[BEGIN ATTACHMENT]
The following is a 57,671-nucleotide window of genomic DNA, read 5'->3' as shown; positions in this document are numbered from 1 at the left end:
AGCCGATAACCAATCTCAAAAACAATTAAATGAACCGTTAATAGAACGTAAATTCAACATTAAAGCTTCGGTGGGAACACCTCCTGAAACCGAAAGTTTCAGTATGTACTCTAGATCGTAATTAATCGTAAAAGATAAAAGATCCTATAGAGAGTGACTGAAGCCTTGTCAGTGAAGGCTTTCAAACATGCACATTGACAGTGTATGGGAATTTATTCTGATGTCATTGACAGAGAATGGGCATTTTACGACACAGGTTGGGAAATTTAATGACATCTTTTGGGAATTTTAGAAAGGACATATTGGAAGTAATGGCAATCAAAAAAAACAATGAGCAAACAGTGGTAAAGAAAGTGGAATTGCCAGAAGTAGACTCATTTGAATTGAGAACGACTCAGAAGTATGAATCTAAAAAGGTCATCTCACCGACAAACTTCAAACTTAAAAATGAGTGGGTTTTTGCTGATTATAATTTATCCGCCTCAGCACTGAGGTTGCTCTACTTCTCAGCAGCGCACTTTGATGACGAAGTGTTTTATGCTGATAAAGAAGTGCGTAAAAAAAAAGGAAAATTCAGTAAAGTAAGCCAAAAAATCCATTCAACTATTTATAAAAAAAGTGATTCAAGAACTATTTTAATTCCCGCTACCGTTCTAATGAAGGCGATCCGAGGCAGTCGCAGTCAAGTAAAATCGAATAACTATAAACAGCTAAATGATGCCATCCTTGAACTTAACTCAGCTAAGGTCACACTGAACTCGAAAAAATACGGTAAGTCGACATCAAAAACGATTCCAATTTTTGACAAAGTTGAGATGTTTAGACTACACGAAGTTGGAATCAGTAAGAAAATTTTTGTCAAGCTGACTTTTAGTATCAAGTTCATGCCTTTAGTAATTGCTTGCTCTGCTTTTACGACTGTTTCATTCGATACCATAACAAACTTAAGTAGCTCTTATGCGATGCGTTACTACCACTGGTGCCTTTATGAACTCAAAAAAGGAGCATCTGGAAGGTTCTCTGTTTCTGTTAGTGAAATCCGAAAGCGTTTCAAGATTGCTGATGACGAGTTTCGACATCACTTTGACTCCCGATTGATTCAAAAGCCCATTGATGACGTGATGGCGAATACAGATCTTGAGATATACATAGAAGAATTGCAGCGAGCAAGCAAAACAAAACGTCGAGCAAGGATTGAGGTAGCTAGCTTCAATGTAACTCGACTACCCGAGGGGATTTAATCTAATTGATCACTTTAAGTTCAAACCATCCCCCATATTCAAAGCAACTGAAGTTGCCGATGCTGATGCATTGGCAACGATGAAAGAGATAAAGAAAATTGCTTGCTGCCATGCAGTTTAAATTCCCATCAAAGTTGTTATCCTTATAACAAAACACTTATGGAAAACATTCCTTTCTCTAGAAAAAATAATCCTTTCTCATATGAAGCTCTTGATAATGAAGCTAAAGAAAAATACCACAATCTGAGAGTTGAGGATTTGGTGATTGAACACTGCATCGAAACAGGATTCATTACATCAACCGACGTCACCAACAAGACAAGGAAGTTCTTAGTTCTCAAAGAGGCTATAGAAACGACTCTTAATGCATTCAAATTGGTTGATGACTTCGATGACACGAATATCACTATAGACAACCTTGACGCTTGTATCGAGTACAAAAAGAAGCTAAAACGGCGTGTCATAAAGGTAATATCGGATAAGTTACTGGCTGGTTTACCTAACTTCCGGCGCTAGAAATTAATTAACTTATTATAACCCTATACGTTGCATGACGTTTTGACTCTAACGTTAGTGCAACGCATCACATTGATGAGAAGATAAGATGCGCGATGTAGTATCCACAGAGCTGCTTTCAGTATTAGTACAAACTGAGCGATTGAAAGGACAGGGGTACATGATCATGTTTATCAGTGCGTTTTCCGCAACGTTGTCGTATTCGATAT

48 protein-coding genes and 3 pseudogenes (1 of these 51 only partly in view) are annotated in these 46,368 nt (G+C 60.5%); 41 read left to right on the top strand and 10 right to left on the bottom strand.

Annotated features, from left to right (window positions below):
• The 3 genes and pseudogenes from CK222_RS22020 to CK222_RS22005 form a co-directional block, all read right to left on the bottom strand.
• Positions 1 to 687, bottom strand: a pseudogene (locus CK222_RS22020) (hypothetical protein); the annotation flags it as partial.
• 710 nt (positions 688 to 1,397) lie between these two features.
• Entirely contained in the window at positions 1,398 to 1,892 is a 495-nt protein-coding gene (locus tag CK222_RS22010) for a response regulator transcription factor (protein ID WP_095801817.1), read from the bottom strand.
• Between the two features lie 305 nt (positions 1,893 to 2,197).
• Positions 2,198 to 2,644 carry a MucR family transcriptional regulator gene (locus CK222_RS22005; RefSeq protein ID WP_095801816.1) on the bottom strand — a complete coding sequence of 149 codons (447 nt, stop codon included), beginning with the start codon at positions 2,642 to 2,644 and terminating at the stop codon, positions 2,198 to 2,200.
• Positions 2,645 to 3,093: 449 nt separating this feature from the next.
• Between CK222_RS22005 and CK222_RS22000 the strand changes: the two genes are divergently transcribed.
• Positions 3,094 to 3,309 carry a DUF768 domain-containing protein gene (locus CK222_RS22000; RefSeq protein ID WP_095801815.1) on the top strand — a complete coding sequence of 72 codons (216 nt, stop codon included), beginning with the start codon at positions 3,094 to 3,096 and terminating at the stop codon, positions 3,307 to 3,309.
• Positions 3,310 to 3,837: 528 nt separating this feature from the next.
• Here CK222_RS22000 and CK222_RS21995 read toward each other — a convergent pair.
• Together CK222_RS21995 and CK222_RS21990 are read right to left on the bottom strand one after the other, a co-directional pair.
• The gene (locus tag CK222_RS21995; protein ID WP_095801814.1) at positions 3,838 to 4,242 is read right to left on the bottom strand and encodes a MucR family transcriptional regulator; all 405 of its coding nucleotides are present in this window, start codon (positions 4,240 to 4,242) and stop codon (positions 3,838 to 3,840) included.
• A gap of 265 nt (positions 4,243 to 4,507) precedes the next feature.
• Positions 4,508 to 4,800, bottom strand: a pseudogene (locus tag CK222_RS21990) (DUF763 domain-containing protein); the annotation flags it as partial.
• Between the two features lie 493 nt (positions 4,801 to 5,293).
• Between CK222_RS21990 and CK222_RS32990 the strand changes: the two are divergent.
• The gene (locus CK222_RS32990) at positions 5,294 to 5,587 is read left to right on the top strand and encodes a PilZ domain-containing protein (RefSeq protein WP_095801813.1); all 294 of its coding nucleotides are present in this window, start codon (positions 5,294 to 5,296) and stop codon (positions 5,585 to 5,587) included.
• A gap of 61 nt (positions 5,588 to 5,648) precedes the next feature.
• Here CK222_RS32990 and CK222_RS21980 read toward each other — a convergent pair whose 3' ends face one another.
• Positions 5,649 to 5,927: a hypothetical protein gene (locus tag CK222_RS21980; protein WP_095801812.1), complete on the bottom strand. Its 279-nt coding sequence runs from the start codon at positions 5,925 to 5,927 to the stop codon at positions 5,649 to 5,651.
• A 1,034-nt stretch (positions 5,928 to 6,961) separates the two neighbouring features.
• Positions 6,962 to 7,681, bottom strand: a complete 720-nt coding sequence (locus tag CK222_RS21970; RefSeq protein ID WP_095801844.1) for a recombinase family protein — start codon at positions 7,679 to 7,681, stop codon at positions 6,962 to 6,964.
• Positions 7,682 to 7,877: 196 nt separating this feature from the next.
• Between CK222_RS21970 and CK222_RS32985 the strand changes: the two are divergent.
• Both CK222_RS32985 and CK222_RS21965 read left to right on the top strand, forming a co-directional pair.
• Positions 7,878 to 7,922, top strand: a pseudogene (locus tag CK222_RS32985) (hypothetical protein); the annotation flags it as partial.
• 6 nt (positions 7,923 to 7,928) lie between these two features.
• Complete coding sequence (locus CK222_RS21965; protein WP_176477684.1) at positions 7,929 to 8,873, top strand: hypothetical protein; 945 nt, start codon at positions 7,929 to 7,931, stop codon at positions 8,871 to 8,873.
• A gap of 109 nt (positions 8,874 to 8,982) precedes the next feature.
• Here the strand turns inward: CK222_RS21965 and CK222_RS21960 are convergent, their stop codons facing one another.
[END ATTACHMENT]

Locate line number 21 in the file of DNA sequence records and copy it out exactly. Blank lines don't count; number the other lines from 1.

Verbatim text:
• Between CK222_RS21990 and CK222_RS32990 the strand changes: the two are divergent.